Very good points. Especially the great charge rate associated with lithium as opposed to how AGM's are 'throttled" back by the charge controller which equates to extended generator time. Just driving everyday with a singular alternator should do well to keep Lithium's charged up between overnight stops. Generators are loud and suck, suck suck.


Great article - spent way too much time on idling problems. And there are many class B's out there that are not diesel sprinters. But very accurate and informative.
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Old 04-11-2019, 08:56 PM   #9
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Mike, really enjoyed your article. While I was already familiar with many of the points you discussed, your article helped me understand the "why" behind the issues many struggle with.
I assume many who experience exhaust sensor problems may be due to excessive idling. I get the idea that Sprinters are like stallions, they are designed to be driven and driven often.
your analysis between lithium and second alternator was an eye opener for me.

And finally, I never considered Midwest Design. I'll take a look, but I'm still leaning toward a Pleasure-Way in my quest for a B van.

thanks
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Old 04-11-2019, 11:25 PM   #10
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Depends on how you use your van. I rarely park in a spot without driving at least a little every day or two so don't need second generator. Have diesel heat and lots of lithium battery storage so don't need propane. I camp in places where noise is not welcome so old-tech generator would be useless. Have tested down to -7F and electrical and other systems perform fine. Based on my 2.5 years experience with an all-electric van; I'd never go back.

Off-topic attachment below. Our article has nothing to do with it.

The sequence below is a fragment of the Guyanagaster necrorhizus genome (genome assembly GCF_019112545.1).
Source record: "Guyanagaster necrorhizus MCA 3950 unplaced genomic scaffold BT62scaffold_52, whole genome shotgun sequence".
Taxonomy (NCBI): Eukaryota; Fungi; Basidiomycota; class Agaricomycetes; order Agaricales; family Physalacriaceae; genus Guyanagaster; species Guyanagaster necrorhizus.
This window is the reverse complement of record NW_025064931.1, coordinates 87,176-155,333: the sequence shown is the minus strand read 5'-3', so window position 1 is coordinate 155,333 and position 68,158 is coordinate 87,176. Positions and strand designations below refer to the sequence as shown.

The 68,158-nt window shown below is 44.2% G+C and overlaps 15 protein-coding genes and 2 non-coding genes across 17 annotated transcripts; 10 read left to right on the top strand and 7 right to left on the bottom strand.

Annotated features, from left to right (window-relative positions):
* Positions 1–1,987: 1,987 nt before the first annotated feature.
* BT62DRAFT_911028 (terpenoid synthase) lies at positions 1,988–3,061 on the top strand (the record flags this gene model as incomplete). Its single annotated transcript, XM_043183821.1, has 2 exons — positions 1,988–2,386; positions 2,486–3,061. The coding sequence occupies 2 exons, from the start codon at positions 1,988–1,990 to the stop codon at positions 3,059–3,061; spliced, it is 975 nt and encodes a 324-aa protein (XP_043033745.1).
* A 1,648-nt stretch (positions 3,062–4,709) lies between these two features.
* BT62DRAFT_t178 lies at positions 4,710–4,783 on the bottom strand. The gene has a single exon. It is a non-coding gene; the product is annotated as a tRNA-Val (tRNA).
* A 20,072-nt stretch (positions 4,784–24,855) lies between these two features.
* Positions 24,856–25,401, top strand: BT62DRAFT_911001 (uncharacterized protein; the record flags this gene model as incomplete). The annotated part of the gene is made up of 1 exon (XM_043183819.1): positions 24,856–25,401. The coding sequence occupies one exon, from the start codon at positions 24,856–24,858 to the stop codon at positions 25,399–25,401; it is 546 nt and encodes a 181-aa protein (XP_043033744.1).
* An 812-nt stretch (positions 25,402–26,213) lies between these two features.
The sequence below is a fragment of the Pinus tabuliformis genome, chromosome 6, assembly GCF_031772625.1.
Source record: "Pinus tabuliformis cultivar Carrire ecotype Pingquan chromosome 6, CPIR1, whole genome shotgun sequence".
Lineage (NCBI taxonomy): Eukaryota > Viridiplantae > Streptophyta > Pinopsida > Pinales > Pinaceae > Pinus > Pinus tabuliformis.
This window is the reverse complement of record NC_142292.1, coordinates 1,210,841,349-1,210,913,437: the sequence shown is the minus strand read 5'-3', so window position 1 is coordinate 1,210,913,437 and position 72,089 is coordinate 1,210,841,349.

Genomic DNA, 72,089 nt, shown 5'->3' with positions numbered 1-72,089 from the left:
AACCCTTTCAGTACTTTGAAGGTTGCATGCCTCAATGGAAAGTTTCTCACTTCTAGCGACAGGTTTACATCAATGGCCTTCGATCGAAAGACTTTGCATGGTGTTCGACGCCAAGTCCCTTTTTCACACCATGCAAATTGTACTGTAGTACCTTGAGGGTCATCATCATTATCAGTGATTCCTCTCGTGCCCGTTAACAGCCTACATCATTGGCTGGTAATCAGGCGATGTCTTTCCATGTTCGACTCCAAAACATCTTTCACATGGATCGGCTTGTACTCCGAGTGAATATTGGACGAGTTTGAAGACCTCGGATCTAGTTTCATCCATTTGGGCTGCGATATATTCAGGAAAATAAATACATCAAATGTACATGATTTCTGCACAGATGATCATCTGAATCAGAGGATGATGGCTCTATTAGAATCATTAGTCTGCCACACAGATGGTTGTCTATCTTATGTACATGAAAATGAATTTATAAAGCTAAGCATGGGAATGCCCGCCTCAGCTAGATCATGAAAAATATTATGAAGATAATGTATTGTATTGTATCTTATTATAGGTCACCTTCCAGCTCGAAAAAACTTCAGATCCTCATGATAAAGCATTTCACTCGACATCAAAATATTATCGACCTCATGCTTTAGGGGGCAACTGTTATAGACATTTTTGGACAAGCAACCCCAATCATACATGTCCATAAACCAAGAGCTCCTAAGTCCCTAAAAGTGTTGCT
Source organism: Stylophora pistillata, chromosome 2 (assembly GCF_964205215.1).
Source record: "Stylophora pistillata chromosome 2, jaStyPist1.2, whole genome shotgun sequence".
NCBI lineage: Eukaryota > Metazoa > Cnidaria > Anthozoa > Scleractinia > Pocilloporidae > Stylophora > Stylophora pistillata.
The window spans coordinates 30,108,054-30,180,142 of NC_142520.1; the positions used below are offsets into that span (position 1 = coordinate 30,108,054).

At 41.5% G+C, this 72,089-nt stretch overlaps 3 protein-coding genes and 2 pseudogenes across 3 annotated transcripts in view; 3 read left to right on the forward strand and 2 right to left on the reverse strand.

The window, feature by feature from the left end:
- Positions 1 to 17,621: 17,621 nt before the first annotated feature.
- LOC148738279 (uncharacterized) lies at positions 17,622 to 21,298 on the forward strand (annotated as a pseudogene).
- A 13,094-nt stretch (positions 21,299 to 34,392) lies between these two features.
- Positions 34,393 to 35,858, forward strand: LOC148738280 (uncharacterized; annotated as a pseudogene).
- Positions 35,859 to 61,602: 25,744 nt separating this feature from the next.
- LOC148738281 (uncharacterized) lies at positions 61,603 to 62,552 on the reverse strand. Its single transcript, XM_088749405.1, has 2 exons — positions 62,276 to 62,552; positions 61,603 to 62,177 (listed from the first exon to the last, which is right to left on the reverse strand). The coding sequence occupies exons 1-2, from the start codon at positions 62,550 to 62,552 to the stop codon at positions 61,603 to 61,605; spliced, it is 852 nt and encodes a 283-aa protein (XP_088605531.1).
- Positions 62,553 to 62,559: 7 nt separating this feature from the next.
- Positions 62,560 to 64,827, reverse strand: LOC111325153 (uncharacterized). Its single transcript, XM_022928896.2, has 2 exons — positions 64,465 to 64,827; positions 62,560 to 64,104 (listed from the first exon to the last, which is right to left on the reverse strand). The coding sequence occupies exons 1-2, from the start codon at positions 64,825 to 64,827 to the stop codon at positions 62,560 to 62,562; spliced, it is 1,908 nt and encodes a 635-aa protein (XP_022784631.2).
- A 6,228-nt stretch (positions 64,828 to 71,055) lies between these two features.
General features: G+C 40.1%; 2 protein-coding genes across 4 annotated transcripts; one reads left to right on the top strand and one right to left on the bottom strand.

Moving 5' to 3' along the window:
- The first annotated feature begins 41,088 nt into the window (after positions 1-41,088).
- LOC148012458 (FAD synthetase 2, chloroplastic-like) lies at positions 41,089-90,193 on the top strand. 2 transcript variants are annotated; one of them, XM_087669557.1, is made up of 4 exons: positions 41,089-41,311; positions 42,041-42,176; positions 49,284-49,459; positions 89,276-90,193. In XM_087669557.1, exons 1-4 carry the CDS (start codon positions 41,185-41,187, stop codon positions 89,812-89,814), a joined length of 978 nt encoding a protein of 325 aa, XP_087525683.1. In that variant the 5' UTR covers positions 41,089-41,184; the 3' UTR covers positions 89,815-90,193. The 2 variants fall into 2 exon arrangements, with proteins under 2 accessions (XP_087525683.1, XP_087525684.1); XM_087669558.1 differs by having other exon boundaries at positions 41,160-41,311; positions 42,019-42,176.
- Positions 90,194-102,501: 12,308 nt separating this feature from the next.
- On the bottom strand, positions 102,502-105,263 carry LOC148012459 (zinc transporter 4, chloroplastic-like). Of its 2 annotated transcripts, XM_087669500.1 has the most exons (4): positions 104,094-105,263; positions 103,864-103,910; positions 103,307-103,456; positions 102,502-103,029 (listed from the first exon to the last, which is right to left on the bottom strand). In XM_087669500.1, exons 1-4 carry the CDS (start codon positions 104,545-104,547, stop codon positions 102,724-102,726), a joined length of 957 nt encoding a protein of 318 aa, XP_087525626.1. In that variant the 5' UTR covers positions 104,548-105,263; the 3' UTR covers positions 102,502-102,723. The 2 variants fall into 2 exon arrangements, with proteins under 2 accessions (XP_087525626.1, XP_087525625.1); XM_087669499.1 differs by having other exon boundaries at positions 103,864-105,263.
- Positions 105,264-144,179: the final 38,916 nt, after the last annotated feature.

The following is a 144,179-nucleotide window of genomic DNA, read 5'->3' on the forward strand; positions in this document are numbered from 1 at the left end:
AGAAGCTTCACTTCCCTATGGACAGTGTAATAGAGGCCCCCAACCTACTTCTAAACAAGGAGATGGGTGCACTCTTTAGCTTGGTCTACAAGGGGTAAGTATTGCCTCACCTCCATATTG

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Old 04-11-2019, 11:54 PM   #11
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Default It all depends

If one's travel pattern precludes the need to idle the drive engine to recharge the batteries, and the use pattern allows sufficient recharging while driving then neither an auxiliary generator (Onan) nor mistreating of the vehicle engine is necessary. To the extent that lithium technology usefully expands the camping capability while maintaining the starting premise above it may well be a good investment.

For my travels a lithium system is far simpler technologically and operationally than an Onan generator and certainly simpler than a combined system of both. I would not consider lithium if it required extensive engine idling, but it doesn't at least in my case.
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Old 04-12-2019, 12:39 AM   #12